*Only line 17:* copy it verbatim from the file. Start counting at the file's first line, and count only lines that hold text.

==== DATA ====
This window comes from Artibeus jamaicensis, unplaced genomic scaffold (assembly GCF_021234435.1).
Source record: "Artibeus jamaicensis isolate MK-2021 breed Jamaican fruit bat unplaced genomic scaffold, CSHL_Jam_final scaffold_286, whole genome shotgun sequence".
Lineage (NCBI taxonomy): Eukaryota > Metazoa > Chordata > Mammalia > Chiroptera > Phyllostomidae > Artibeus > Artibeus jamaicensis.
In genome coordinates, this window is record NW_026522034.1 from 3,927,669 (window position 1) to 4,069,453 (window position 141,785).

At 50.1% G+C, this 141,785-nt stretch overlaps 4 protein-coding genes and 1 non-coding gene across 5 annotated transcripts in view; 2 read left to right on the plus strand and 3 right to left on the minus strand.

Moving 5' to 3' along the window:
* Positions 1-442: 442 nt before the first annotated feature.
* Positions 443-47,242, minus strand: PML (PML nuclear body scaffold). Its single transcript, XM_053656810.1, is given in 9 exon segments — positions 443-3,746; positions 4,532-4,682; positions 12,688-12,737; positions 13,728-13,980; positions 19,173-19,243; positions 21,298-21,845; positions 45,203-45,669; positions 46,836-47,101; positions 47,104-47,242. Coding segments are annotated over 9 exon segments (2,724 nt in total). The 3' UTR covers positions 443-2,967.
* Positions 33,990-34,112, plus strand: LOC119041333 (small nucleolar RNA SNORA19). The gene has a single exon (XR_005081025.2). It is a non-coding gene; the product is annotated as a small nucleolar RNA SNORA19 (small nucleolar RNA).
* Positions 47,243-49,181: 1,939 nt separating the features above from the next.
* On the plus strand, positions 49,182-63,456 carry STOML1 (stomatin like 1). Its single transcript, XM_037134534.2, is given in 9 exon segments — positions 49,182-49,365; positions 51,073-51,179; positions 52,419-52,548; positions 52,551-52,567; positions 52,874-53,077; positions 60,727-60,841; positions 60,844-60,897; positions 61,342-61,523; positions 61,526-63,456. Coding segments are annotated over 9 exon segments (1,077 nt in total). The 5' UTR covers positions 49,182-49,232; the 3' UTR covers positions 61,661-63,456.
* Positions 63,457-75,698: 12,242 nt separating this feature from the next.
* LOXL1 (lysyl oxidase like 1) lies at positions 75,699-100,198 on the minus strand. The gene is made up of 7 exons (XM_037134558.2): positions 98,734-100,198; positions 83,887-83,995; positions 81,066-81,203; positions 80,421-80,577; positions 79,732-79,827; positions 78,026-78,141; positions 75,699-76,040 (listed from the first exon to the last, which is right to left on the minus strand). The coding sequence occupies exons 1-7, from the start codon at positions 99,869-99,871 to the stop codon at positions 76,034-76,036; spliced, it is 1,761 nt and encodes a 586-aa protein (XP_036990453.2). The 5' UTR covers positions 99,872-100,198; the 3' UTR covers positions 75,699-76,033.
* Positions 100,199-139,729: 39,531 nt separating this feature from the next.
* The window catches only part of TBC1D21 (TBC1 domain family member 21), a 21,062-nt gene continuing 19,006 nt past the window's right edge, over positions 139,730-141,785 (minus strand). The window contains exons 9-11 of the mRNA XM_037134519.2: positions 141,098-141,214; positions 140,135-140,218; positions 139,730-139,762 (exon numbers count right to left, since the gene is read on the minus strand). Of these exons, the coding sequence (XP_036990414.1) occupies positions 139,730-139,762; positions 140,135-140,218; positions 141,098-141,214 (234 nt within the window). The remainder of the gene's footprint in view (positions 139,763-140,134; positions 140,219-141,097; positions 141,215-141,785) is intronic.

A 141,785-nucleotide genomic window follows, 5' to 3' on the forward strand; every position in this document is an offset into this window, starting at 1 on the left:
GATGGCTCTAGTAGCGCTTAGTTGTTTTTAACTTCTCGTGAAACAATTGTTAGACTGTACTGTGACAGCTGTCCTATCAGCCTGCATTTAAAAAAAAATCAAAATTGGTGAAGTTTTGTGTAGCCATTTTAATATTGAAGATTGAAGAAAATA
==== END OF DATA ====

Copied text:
GATGGCTCTAGTAGCGCTTAGTTGTTTTTAACTTCTCGTGAAACAATTGTTAGACTGTACTGTGACAGCTGTCCTATCAGCCTGCATTTAAAAAAAAATCAAAATTGGTGAAGTTTTGTGTAGCCATTTTAATATTGAAGATTGAAGAAAATA